Merck & Co. (MRK) recorded more than $12 billion in revenue over the past three years from its pharmacy benefits unit even though the subsidiary never collected the money. The news sent its stock down more than 2 percent.

The revenue in question is the co-payment paid by consumers with a prescription drug card to their retail pharmacy to cover their portion of the cost of a drug under an insurance plan. The pharmacy keeps the co-payment.

Merck, based in Whitehouse Station, N.J., said Monday its treatment was in accord with generally accepted accounting practices and had no impact on its earnings since the revenue was offset in its financial reports as an expense.

But its stock fell amid heightened investor suspicion about accounting issues. In early afternoon trading on the New York Stock Exchange, Merck stock was down $1.05 a share to close at $47.81.

Merck counted patients' co-payments to druggists as revenue generated by its Medco unit, which manages pharmacy-benefit programs for businesses and health insurance companies.

The amount was $12.4 billion from 1999 through 2001, Merck said in a filing Friday with the Securities and Exchange Commission. The Wall Street Journal reported on the filing in its Monday editions.

Medco, however, did not actually receive those co-payments.

"Merck-Medco's practice of recognizing retail co-payments as revenue has no impact on net income or earnings per share because a corresponding, equivalent amount is also included in cost of revenues," Merck spokesman Chris Loder said.

Loder said Merck's independent accountants, PricewaterhouseCoopers, concurs with this accounting treatment.

Merck plans to spin off Merck-Medco in an initial public offering later this week. He said as part of the company's registration statement for the offering, accounting practices at Merck-Medco were thoroughly reviewed by the Securities and Exchange Commission.

The accounting practice itself was reported in an April SEC filing and but the exact amount of reported but not collected revenue was reported for the first time in Friday's SEC filing.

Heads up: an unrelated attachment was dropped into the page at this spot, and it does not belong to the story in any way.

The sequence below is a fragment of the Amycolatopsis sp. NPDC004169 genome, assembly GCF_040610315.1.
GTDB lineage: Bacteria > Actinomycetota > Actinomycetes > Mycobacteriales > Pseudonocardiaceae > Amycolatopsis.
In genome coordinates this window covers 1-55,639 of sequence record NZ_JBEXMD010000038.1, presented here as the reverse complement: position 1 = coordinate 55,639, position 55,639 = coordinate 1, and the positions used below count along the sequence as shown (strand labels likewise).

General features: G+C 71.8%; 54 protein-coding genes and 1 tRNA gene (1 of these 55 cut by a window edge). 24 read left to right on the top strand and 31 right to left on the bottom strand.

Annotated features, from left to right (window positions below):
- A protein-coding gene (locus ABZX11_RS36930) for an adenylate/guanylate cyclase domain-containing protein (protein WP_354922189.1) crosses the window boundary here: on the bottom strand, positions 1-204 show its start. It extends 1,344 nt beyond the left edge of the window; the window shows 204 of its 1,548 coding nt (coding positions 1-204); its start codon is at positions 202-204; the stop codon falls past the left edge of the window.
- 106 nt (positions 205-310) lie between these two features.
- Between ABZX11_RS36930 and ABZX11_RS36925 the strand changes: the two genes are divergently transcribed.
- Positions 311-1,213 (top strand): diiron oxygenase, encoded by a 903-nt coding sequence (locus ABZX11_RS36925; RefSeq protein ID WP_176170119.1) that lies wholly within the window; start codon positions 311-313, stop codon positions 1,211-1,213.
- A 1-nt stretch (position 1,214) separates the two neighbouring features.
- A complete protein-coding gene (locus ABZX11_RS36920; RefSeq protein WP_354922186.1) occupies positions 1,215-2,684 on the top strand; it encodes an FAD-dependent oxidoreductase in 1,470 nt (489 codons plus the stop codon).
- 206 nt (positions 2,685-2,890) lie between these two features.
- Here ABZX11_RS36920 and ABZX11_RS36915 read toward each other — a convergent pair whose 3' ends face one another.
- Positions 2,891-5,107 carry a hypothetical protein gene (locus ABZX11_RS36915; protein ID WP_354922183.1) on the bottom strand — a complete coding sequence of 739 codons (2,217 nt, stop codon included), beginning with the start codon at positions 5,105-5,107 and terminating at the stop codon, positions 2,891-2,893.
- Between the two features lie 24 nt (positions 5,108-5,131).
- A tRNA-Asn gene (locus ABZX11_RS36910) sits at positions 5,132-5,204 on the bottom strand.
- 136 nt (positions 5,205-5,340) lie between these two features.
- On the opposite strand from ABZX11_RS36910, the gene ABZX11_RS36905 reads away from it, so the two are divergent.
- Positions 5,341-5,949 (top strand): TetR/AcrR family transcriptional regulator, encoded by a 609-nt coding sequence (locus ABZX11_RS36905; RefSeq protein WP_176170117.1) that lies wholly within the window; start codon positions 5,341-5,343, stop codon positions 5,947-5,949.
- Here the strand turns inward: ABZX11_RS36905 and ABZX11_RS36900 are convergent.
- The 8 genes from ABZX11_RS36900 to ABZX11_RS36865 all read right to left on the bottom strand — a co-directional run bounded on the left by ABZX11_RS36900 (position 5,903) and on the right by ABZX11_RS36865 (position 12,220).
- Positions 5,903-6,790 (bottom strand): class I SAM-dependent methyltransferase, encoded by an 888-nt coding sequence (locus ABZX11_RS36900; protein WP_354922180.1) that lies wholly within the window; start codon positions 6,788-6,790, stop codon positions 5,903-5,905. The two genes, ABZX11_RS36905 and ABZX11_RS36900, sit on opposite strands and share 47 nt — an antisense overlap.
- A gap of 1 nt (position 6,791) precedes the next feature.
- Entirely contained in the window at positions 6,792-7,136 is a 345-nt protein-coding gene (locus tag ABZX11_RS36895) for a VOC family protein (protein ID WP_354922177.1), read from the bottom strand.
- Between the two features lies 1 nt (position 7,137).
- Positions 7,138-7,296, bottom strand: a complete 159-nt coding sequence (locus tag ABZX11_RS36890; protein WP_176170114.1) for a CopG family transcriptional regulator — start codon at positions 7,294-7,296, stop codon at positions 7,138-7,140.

The Medco IPO has been delayed twice and its price slashed because of market conditions, but a source close to the deal said it is still scheduled for later this week at a range of $20 to $22 a share. It has been originally slated for $22 to $24 a share.

Banc of America securities analyst Patrick Hojlo doesn't believe the disclosure about the amount of the payment should delay the deal. He notes Caremark Rx Inc., one of Merck-Medco's competitors, uses the same accounting method.

"The booking of revenues didn't affect Merck's reported earnings. They (Merck) didn't gain from this," Hojlo said.

"I think this is getting blown out of proportion given the sensitivity around accounting issue," he said.

Robert Hazlett, who follows Merck for Robertson Stephens Inc., agreed the accounting methods shouldn't affect the deal, but said he wouldn't be surprised if it's either postponed or the price drops.

"Investors need time to digest the news and in general investors are being cautious," he said.

Still, Hazlett doesn't expect the revelations about the accounting to haunt Merck, which is plagued with other problems. Like other drug companies, Merck has been hit hard by patent expirations and has been slow to develop new blockbuster treatments.

Merck has been under pressure to spin-off Merck-Medco because even though its $29.1 billion in revenues generated over half of its parent's overall sales, the unit's razor-thin profit margin of barely 1 percent hurt the drug company's bottom line.

The IPO is expected to bring $1 billion to Merck's coffers which Hazlett thinks it will use to bolster its sales force and research and development. He doesn't expect much of an improvement at Merck until 2004 when Arcoxia, its follow up drug to pain reliever Vioxx is expected to hit the market. Arcoxia's launch has been delayed because the Food and Drug Administration wants more safety data on the drug.

Merck, the world's third-largest drug maker, hurt by slumping profits and a slowdown in its drug pipeline, has been under pressure to spin off its Merck-Medco subsidiary.

With $29.1 billion in revenues last year, the unit generated over half of its parent's overall sales. But Medco's razor-thin profit margin, barely 1 percent, hurt Merck's bottom line.

Medco is the nation's second-biggest pharmacy benefit manager, handling prescriptions for 65 million Americans through retail pharmacies, a mail-order program and its Internet pharmacy.